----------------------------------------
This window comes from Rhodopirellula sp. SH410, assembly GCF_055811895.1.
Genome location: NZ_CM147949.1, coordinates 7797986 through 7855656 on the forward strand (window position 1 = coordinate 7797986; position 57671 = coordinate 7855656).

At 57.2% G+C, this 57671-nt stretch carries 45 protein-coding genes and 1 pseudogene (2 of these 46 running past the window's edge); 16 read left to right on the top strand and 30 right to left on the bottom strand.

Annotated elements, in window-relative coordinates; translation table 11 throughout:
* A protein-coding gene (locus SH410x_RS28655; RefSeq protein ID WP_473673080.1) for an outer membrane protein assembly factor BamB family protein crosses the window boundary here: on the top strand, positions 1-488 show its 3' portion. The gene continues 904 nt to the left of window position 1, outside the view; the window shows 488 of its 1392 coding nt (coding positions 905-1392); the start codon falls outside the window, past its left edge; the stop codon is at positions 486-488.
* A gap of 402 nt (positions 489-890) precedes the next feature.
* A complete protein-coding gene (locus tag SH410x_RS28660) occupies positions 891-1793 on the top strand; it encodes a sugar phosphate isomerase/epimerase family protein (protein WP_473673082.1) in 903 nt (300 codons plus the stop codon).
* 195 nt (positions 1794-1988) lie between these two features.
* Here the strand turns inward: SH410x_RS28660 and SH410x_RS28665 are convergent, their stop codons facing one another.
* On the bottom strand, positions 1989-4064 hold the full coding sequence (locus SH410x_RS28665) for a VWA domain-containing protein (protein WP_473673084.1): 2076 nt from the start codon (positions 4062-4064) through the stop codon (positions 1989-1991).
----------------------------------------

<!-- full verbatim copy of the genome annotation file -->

This window comes from Rhodopirellula sp. SH410, assembly GCF_055811895.1.
Genome location: NZ_CM147949.1, coordinates 7797986 through 7855656 on the forward strand (window position 1 = coordinate 7797986; position 57671 = coordinate 7855656).

At 57.2% G+C, this 57671-nt stretch carries 45 protein-coding genes and 1 pseudogene (2 of these 46 running past the window's edge); 16 read left to right on the top strand and 30 right to left on the bottom strand.

Annotated elements, in window-relative coordinates; translation table 11 throughout:
* A protein-coding gene (locus SH410x_RS28655; RefSeq protein ID WP_473673080.1) for an outer membrane protein assembly factor BamB family protein crosses the window boundary here: on the top strand, positions 1-488 show its 3' portion. The gene continues 904 nt to the left of window position 1, outside the view; the window shows 488 of its 1392 coding nt (coding positions 905-1392); the start codon falls outside the window, past its left edge; the stop codon is at positions 486-488.
* A gap of 402 nt (positions 489-890) precedes the next feature.
* A complete protein-coding gene (locus tag SH410x_RS28660) occupies positions 891-1793 on the top strand; it encodes a sugar phosphate isomerase/epimerase family protein (protein WP_473673082.1) in 903 nt (300 codons plus the stop codon).
* 195 nt (positions 1794-1988) lie between these two features.
* Here the strand turns inward: SH410x_RS28660 and SH410x_RS28665 are convergent, their stop codons facing one another.
* On the bottom strand, positions 1989-4064 hold the full coding sequence (locus SH410x_RS28665) for a VWA domain-containing protein (protein WP_473673084.1): 2076 nt from the start codon (positions 4062-4064) through the stop codon (positions 1989-1991).